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Bishops appeal to Obama to protect life
AMERICA ’ SBISHOPS gave President Barack Obama a cautious welcome as he took office on Tuesday, pledging to work together with the new administration wherever they could. Writing to Mr Obama on behalf of the United States Conference of Catholic Bishops, Cardinal Francis George of Chicago said the bishops would “work constructively with the new administration and Congress and others of good will to pursue policies which respect the dignity of all human life and bring greater justice to our nation and peace to our world”. Cardinal George pointed out that the US Catholic bishops lead the largest single faith community –American Catholics constitute 22 per cent of the country’s population –and that the Church is universal. He wrote: “From our experience and our tradition, we offer a distinctive, constructive and principled contribution to the national dialogue on how to act together on issues of economic turmoil and suffering, war and violence, moral decency and human dignity.” Over two million people gathered in Washington DC on Tuesday to witness the swearing in of the 44th President of the United States and the country’s first African-American leader. Mr Obama’s running mate, Joseph Biden, became America’s first Catholic vice-president. On the Sunday before the inauguration, Mr Biden attended Mass at the Holy Trinity Catholic church, Washington DC, where he
not only received Communion but was also given a standing ovation by the congregation. Mr Biden has been a controversial figure throughout the campaign because he has a chequered voting history on abortion but, like 2004 presidential candidate John Kerry, is a Mass-going Catholic. When Mr Biden was selected as Mr Obama’s running mate, Archbishop Charles Chaput of Denver said Mr Biden should refrain from receiving Communion because of his position on abortion. Cardinal George’s letter, drafted during the meeting of the US bishops in November, signalled a willingness to cooperate with the new administration on areas such as immigration, fighting poverty, the battle against HIV/Aids, the transition in Iraq and international aid and relief efforts. It also focused on the Church’s role in defending the poor and the vulnerable, both in the United States and around the world. Despite its conciliatory tone, there was a note of warning. The bishops said they would not compromise on issues concerning the sanctity and dignity of human life. Cardinal George wrote: “Most fundamentally, we will work to protect the lives of the most vulnerable and voiceless members of the human family, especially unborn children and those who are disabled or terminally ill. We will consistently defend the fundamental right to life from conception to natural death. “Opposed to abortion as the direct killing of innocent human life, we will encourage one and all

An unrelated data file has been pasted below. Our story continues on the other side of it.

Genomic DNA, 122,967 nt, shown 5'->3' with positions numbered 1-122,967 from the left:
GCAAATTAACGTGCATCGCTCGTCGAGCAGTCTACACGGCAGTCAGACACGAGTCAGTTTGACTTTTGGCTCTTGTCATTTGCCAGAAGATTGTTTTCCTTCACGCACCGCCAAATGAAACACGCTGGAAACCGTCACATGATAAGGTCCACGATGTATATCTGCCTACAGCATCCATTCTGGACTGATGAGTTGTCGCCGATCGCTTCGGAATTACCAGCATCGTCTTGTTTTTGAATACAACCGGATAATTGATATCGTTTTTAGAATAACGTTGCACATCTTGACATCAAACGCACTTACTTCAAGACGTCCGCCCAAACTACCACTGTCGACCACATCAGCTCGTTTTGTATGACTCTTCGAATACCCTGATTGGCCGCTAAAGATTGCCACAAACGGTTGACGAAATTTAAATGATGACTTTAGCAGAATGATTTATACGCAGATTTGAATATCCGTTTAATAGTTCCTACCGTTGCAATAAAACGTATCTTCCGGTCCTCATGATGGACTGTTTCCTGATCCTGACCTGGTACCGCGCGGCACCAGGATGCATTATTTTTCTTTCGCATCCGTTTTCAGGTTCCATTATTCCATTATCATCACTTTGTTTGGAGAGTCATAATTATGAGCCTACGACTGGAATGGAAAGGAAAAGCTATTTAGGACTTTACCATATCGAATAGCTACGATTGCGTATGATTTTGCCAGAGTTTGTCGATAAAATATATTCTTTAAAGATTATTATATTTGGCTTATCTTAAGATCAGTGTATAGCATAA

President Barack Obama was sworn in as the 44th President of the United States on Tuesday